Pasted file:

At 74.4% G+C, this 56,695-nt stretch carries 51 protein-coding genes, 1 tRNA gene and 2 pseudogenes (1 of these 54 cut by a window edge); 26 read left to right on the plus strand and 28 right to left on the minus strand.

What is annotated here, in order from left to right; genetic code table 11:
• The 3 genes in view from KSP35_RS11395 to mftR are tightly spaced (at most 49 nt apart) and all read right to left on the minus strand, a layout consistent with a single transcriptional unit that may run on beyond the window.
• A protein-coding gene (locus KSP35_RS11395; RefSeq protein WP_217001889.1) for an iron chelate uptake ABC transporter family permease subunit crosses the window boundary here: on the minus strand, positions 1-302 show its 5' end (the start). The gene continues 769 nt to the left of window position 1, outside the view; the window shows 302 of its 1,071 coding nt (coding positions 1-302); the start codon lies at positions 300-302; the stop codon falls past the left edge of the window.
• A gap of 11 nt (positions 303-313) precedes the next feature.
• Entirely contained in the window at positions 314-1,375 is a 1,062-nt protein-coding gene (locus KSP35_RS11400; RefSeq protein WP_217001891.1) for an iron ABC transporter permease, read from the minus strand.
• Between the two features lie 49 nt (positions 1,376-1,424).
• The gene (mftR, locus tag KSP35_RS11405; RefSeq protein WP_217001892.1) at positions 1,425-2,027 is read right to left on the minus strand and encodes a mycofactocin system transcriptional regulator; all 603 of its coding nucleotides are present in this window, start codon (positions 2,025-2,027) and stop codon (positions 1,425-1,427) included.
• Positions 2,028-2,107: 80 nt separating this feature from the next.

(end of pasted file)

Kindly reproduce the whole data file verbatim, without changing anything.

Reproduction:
At 74.4% G+C, this 56,695-nt stretch carries 51 protein-coding genes, 1 tRNA gene and 2 pseudogenes (1 of these 54 cut by a window edge); 26 read left to right on the plus strand and 28 right to left on the minus strand.

What is annotated here, in order from left to right; genetic code table 11:
• The 3 genes in view from KSP35_RS11395 to mftR are tightly spaced (at most 49 nt apart) and all read right to left on the minus strand, a layout consistent with a single transcriptional unit that may run on beyond the window.
• A protein-coding gene (locus KSP35_RS11395; RefSeq protein WP_217001889.1) for an iron chelate uptake ABC transporter family permease subunit crosses the window boundary here: on the minus strand, positions 1-302 show its 5' end (the start). The gene continues 769 nt to the left of window position 1, outside the view; the window shows 302 of its 1,071 coding nt (coding positions 1-302); the start codon lies at positions 300-302; the stop codon falls past the left edge of the window.
• A gap of 11 nt (positions 303-313) precedes the next feature.
• Entirely contained in the window at positions 314-1,375 is a 1,062-nt protein-coding gene (locus KSP35_RS11400; RefSeq protein WP_217001891.1) for an iron ABC transporter permease, read from the minus strand.
• Between the two features lie 49 nt (positions 1,376-1,424).
• The gene (mftR, locus tag KSP35_RS11405; RefSeq protein WP_217001892.1) at positions 1,425-2,027 is read right to left on the minus strand and encodes a mycofactocin system transcriptional regulator; all 603 of its coding nucleotides are present in this window, start codon (positions 2,025-2,027) and stop codon (positions 1,425-1,427) included.
• Positions 2,028-2,107: 80 nt separating this feature from the next.